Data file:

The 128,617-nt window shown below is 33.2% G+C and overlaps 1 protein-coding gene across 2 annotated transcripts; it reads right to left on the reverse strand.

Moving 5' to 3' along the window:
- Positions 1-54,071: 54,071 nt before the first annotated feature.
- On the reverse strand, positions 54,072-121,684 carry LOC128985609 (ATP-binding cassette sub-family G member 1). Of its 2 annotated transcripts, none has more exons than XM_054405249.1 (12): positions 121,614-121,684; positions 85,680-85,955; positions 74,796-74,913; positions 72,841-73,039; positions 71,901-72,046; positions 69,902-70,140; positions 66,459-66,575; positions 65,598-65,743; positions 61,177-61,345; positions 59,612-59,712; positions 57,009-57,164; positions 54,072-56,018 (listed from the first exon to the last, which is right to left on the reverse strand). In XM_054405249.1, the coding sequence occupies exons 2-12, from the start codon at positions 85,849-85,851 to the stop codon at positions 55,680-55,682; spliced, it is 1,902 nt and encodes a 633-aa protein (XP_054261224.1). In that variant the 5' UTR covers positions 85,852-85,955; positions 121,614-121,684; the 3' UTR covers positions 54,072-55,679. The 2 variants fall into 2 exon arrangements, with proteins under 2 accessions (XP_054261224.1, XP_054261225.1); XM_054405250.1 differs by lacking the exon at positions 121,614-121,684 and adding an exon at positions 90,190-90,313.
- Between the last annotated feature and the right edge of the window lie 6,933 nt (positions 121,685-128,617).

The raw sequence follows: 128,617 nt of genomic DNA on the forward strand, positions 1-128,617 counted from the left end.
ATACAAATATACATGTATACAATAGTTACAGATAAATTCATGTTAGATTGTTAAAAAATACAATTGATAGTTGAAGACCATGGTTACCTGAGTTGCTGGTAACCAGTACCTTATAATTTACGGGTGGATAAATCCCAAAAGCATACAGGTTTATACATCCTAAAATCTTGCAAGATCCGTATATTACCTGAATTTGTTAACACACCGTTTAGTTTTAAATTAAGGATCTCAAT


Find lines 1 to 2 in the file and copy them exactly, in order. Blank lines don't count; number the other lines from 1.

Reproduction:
The 128,617-nt window shown below is 33.2% G+C and overlaps 1 protein-coding gene across 2 annotated transcripts; it reads right to left on the reverse strand.

Moving 5' to 3' along the window: